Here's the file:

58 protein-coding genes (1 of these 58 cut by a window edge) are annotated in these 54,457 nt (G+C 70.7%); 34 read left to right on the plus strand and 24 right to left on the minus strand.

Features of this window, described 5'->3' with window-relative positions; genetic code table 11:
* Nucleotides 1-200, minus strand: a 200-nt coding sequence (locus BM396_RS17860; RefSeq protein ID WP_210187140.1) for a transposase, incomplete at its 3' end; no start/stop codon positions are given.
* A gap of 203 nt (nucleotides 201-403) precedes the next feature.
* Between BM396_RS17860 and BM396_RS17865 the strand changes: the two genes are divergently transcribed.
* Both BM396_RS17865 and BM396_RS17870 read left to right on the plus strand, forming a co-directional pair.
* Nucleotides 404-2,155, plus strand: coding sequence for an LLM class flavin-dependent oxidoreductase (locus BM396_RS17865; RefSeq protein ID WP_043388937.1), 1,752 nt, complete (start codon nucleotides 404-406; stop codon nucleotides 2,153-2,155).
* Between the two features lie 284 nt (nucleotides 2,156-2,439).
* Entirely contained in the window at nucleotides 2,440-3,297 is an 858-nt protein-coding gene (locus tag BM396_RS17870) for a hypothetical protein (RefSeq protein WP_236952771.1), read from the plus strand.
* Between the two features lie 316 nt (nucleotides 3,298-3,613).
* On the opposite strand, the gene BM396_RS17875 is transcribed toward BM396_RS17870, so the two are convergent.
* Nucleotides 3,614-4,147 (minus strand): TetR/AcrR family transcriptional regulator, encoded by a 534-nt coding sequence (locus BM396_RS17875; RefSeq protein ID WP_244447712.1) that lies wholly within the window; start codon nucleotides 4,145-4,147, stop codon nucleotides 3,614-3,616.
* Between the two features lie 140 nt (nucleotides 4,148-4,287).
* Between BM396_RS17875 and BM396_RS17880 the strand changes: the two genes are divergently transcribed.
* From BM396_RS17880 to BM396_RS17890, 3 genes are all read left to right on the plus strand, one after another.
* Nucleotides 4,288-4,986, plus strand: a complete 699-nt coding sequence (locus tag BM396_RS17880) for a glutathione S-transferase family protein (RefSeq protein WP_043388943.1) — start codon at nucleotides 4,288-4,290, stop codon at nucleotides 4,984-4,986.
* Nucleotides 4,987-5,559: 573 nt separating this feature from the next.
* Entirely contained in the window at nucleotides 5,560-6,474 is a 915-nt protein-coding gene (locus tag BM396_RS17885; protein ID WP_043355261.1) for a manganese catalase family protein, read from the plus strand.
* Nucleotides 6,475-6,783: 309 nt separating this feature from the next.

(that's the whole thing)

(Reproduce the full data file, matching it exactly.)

58 protein-coding genes (1 of these 58 cut by a window edge) are annotated in these 54,457 nt (G+C 70.7%); 34 read left to right on the plus strand and 24 right to left on the minus strand.

Features of this window, described 5'->3' with window-relative positions; genetic code table 11:
* Nucleotides 1-200, minus strand: a 200-nt coding sequence (locus BM396_RS17860; RefSeq protein ID WP_210187140.1) for a transposase, incomplete at its 3' end; no start/stop codon positions are given.
* A gap of 203 nt (nucleotides 201-403) precedes the next feature.
* Between BM396_RS17860 and BM396_RS17865 the strand changes: the two genes are divergently transcribed.
* Both BM396_RS17865 and BM396_RS17870 read left to right on the plus strand, forming a co-directional pair.
* Nucleotides 404-2,155, plus strand: coding sequence for an LLM class flavin-dependent oxidoreductase (locus BM396_RS17865; RefSeq protein ID WP_043388937.1), 1,752 nt, complete (start codon nucleotides 404-406; stop codon nucleotides 2,153-2,155).
* Between the two features lie 284 nt (nucleotides 2,156-2,439).
* Entirely contained in the window at nucleotides 2,440-3,297 is an 858-nt protein-coding gene (locus tag BM396_RS17870) for a hypothetical protein (RefSeq protein WP_236952771.1), read from the plus strand.
* Between the two features lie 316 nt (nucleotides 3,298-3,613).
* On the opposite strand, the gene BM396_RS17875 is transcribed toward BM396_RS17870, so the two are convergent.
* Nucleotides 3,614-4,147 (minus strand): TetR/AcrR family transcriptional regulator, encoded by a 534-nt coding sequence (locus BM396_RS17875; RefSeq protein ID WP_244447712.1) that lies wholly within the window; start codon nucleotides 4,145-4,147, stop codon nucleotides 3,614-3,616.
* Between the two features lie 140 nt (nucleotides 4,148-4,287).
* Between BM396_RS17875 and BM396_RS17880 the strand changes: the two genes are divergently transcribed.
* From BM396_RS17880 to BM396_RS17890, 3 genes are all read left to right on the plus strand, one after another.
* Nucleotides 4,288-4,986, plus strand: a complete 699-nt coding sequence (locus tag BM396_RS17880) for a glutathione S-transferase family protein (RefSeq protein WP_043388943.1) — start codon at nucleotides 4,288-4,290, stop codon at nucleotides 4,984-4,986.
* Nucleotides 4,987-5,559: 573 nt separating this feature from the next.
* Entirely contained in the window at nucleotides 5,560-6,474 is a 915-nt protein-coding gene (locus tag BM396_RS17885; protein ID WP_043355261.1) for a manganese catalase family protein, read from the plus strand.
* Nucleotides 6,475-6,783: 309 nt separating this feature from the next.